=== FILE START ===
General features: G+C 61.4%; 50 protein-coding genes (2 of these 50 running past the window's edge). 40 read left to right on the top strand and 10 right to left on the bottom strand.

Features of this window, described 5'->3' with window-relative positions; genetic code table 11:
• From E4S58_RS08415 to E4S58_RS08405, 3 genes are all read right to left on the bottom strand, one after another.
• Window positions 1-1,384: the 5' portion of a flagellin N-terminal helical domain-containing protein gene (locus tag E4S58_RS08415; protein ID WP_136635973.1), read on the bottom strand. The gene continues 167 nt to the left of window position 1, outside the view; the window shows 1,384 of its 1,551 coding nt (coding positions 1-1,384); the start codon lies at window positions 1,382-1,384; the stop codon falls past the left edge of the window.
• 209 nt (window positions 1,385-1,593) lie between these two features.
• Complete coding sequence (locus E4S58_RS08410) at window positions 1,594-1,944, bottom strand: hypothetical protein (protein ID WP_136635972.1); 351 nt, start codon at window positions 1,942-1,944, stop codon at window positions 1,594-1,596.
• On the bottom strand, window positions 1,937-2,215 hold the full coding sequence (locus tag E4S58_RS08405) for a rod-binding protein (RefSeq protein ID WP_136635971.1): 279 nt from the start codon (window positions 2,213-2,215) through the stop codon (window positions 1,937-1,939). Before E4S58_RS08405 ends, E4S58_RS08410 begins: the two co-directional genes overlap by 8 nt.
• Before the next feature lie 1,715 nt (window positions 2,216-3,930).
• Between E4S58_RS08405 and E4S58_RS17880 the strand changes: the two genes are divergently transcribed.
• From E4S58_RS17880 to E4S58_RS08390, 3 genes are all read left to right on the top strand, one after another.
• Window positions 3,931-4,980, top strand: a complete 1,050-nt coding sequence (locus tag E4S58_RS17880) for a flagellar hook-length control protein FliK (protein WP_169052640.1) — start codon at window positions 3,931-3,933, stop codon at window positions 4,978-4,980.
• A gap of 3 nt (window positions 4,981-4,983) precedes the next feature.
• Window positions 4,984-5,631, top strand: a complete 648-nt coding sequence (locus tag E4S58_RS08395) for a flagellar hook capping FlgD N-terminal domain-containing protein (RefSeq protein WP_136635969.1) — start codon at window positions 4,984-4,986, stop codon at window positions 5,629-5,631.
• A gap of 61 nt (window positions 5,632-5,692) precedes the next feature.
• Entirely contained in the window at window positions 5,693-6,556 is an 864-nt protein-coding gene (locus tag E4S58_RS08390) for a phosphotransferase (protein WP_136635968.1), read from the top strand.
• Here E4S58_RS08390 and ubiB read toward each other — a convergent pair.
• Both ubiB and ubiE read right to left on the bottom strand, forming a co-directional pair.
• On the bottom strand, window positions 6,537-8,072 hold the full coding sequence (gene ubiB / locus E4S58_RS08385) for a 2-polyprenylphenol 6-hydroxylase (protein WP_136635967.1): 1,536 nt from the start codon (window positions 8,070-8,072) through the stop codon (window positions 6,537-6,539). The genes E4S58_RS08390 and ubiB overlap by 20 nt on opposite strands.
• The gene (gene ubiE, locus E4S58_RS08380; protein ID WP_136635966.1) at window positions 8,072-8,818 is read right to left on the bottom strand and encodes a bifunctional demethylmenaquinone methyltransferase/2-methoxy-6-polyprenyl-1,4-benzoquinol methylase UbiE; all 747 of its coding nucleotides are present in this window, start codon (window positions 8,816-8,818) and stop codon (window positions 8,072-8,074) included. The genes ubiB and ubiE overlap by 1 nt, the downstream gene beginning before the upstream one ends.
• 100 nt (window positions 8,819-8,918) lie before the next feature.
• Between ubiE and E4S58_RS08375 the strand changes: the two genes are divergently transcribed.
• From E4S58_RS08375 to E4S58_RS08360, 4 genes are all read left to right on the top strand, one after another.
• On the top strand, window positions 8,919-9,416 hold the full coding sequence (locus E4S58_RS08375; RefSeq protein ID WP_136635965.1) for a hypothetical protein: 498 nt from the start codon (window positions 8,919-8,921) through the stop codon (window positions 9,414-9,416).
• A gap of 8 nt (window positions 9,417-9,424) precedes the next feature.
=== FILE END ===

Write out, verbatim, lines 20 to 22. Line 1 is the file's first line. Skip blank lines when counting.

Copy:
• 100 nt (window positions 8,819-8,918) lie before the next feature.
• Between ubiE and E4S58_RS08375 the strand changes: the two genes are divergently transcribed.
• From E4S58_RS08375 to E4S58_RS08360, 4 genes are all read left to right on the top strand, one after another.